Serbian Great Slobodan Zivojinovic Bemoans Lack of Action in Modern Tennis

Before Marin Cilic and Kei Nishikori met with unexpected success, at least one of the top-four - Novak Djokovic, Rafael Nadal, Roger Federer and Andy Murray - played the finals of all Grand Slams since 2005.

Updated: September 11, 2014 17:28 IST
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Bangalore: Slobodan Zivojinovic, the first Serb to become a global tennis star, says nothing could have been better for the game than Marin Cilic and Kei Nishikori competing for the US Open title since the modern game has been deprived of "action" due to the top four's domination. (Davis Cup: India Set for Battle Royal Against Serbia)

Before Cilic and Nishikorimet with unexpected success, at least one of the top-four - Novak Djokovic, Rafael Nadal, Roger Federer and Andy Murray - played the finals of all Grand Slams since 2005.

Zivojinovic, known as Bobo, was a true entertainer in his days. His Australian Open quarterfinal win over American great John McEnroe in 1985 is still a part of tennis folklore.

Zivojinovic first came to India in 1988 when he beat Ramesh Krishnan and Vijay Amritraj for Yugoslavia's 3-2 win over in a Davis Cup tie. And now he is traveling with the visiting Serbian team's tie scheduled to start tomorrow.

Zivojonovic says dominance of the top-four in the last few years made the game predictable, which was not good for the sport.

"The world is getting faster and faster, you have sports with more action. If you don't see action, young kids do not like it. They go for extreme sports. Every match is the same. Time to time, you see them doing well.

"The top four guys were there for years in Grand Slam finals, so nothing is new. It's getting boring," Zivojonovic told PTI in a chat.

"Tennis is slowing down, there is no action. If you break the racquet, you get penalties," he rued indicating that the game needs characters to draw attention of new audience.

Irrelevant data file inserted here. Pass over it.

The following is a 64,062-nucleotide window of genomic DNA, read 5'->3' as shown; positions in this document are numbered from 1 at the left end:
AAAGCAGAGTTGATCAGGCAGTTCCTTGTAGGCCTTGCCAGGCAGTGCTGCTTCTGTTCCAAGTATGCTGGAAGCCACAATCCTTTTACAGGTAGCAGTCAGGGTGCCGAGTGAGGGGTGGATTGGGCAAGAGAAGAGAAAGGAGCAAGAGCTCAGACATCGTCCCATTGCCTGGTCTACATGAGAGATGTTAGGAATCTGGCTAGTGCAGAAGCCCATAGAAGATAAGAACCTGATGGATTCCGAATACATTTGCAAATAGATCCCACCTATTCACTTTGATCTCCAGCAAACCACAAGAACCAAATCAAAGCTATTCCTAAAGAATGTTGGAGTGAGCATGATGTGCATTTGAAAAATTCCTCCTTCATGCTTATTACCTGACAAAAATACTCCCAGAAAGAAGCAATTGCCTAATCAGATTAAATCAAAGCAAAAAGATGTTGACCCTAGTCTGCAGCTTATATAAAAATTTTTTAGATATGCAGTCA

Bobo, who had a huge serve in his playing days, said Nishikori's success at the US Open has come at a good time, keeping in the mind the huge population of a few Asian regions.

"It's important for tennis that somebody from Japan came all the way, as well as from China, because this part needs results and heroes for the huge populations," the 51-year-old said.

Asked if it was the end of an era with none of the top-four making the US Open title clash, Zivojonovic said tennis needs better athletes in singles in top-10 and not the baseliners.

"There are no athletes, the way it used to be. They are now for long run. They are playing good tennis without doubt, there's technology, style of the racquet.

"But I think, we need to have in the top-10, better players because Djoko, Rafa have problems with injuries, Roger Federer is playing well but we don't know how long he's going to stay there. Murray is the player, going up and down," Zivojonovic said.

"There's more action in doubles, more fun to watch doubles than singles." His native country Serbia has a population of only seven crore, but still boasts of singles Grand Slam winners in Djokovic and Ana Ivanovic.

They have five players in the top-100 in both men's and women's tennis.

Asked how Serbia, despite being a small country, managed to produce champions, Zivojonovic struggled. "It's very difficult to say. This is a question every big country asks me. It's not easy to explain," he said.

Push him more and he says, "I think that is in tradition, we are very talented in sport in the region. Let's say in junior time, around Europe, there are many tournaments. From the junior time, we have top one or two players, so probably it's about this. For India, you have to fly and it's not easy.

"If you ask me what's the secret, nobody knows. It's something about nature, something about family. This question was asked to me even in England and the United States, the biggest sports country in the world and I had no answer."

"We have a national centre, it's mixture of federation, family. It's a bit more complicated. You could have the best tennis facilities but that does not mean you can make a champion.

Talking about his visit to India after 26 years, he said "It's very, very emotional for me. I am happy and pleased that I am back here with great hospitality and great people.

"Everything is the same, the memories of 1988 are back in my mind. The organisation and everything else have been great since we arrived."

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  • Andy Murray
  • Rafael Nadal
  • Novak Djokovic
  • Roger Federer
  • Kei Nishikori
  • Marin Cilic
  • Tennis

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